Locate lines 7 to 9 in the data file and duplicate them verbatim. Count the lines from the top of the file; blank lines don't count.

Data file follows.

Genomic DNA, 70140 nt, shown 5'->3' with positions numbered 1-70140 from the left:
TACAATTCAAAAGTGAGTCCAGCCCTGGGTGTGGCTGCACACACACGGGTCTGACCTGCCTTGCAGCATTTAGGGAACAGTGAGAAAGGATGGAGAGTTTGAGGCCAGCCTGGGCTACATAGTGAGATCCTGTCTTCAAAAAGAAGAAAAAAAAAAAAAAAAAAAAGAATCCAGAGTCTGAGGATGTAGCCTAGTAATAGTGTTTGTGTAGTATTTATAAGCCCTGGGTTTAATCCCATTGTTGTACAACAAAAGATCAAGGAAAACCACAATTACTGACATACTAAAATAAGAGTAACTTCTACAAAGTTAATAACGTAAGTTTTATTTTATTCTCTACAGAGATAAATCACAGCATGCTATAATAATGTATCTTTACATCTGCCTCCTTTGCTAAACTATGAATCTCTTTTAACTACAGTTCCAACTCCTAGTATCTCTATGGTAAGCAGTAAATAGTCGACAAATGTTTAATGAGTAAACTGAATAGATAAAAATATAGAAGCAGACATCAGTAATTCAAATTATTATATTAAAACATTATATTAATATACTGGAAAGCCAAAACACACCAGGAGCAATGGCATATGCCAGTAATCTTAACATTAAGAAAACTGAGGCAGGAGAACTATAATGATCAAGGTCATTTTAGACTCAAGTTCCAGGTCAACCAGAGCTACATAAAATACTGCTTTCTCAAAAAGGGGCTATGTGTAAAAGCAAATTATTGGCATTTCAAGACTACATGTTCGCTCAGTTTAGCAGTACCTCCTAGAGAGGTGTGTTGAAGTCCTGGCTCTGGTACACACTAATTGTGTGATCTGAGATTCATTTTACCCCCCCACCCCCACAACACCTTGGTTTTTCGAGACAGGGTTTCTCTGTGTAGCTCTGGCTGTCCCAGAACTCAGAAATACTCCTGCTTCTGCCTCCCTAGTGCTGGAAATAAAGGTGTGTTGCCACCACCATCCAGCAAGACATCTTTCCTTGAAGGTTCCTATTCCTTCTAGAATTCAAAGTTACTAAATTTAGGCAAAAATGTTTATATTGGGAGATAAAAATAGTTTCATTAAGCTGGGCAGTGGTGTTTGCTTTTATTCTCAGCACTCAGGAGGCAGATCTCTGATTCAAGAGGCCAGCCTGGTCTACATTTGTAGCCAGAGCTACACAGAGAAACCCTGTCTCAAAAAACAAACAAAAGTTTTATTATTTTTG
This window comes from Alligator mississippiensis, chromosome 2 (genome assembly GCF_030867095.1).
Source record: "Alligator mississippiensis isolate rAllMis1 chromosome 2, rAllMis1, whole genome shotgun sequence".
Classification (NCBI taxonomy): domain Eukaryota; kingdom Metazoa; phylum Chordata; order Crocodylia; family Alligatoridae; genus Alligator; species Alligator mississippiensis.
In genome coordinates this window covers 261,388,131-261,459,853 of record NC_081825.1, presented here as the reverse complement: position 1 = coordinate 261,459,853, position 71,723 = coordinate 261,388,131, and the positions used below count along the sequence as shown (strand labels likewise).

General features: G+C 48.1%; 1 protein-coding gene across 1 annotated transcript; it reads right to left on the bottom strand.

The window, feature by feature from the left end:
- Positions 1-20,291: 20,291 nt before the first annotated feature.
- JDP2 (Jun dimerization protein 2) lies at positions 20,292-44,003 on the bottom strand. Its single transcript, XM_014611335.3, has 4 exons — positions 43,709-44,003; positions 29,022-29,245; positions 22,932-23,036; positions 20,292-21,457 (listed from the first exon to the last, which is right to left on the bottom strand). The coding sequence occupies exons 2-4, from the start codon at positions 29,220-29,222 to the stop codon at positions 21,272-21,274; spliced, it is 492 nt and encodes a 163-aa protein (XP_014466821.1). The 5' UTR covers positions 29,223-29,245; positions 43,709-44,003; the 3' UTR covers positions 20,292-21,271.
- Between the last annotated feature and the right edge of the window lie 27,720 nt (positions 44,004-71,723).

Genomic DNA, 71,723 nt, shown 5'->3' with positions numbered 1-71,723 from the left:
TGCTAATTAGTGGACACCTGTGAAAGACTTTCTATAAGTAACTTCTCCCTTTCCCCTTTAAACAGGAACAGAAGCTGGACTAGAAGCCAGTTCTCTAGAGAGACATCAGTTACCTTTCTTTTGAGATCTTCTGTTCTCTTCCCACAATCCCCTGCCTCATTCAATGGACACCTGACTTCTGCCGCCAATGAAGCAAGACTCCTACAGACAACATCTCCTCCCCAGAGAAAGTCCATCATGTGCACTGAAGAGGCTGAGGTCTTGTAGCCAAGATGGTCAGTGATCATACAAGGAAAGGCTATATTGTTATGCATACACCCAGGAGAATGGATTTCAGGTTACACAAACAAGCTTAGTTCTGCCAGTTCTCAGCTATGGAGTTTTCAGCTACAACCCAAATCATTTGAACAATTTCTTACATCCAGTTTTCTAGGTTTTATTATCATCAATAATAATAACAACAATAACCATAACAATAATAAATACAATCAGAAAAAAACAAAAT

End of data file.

General features: G+C 48.1%; 1 protein-coding gene across 1 annotated transcript; it reads right to left on the bottom strand.

The window, feature by feature from the left end:
- Positions 1-20,291: 20,291 nt before the first annotated feature.